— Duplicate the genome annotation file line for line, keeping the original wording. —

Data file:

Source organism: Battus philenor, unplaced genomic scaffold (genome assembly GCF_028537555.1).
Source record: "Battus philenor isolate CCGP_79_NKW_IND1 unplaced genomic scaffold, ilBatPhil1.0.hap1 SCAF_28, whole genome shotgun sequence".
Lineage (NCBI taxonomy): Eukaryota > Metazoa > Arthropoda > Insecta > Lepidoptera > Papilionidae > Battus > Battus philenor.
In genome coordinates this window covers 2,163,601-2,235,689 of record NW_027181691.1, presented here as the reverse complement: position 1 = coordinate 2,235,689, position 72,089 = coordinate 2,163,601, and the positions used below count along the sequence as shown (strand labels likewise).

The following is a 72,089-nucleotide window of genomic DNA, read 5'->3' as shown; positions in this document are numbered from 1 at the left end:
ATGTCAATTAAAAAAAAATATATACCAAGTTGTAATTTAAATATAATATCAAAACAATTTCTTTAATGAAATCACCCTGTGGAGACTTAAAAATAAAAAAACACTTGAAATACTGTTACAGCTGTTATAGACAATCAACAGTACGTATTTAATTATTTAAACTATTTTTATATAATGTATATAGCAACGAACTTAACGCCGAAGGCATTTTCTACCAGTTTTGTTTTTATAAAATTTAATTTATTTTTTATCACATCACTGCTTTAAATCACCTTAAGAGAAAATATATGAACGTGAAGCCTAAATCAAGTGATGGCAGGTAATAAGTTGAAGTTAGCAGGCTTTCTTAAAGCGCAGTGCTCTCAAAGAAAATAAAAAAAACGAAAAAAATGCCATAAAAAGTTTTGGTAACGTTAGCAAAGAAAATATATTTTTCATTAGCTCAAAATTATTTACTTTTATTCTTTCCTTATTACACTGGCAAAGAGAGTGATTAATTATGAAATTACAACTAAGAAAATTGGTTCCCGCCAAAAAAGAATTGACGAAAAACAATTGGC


Source organism: Battus philenor, unplaced genomic scaffold (genome assembly GCF_028537555.1).
Source record: "Battus philenor isolate CCGP_79_NKW_IND1 unplaced genomic scaffold, ilBatPhil1.0.hap1 SCAF_28, whole genome shotgun sequence".
Lineage (NCBI taxonomy): Eukaryota > Metazoa > Arthropoda > Insecta > Lepidoptera > Papilionidae > Battus > Battus philenor.
In genome coordinates this window covers 2,163,601-2,235,689 of record NW_027181691.1, presented here as the reverse complement: position 1 = coordinate 2,235,689, position 72,089 = coordinate 2,163,601, and the positions used below count along the sequence as shown (strand labels likewise).

The following is a 72,089-nucleotide window of genomic DNA, read 5'->3' as shown; positions in this document are numbered from 1 at the left end:
ATGTCAATTAAAAAAAAATATATACCAAGTTGTAATTTAAATATAATATCAAAACAATTTCTTTAATGAAATCACCCTGTGGAGACTTAAAAATAAAAAAACACTTGAAATACTGTTACAGCTGTTATAGACAATCAACAGTACGTATTTAATTATTTAAACTATTTTTATATAATGTATATAGCAACGAACTTAACGCCGAAGGCATTTTCTACCAGTTTTGTTTTTATAAAATTTAATTTATTTTTTATCACATCACTGCTTTAAATCACCTTAAGAGAAAATATATGAACGTGAAGCCTAAATCAAGTGATGGCAGGTAATAAGTTGAAGTTAGCAGGCTTTCTTAAAGCGCAGTGCTCTCAAAGAAAATAAAAAAAACGAAAAAAATGCCATAAAAAGTTTTGGTAACGTTAGCAAAGAAAATATATTTTTCATTAGCTCAAAATTATTTACTTTTATTCTTTCCTTATTACACTGGCAAAGAGAGTGATTAATTATGAAATTACAACTAAGAAAATTGGTTCCCGCCAAAAAAGAATTGACGAAAAACAATTGGC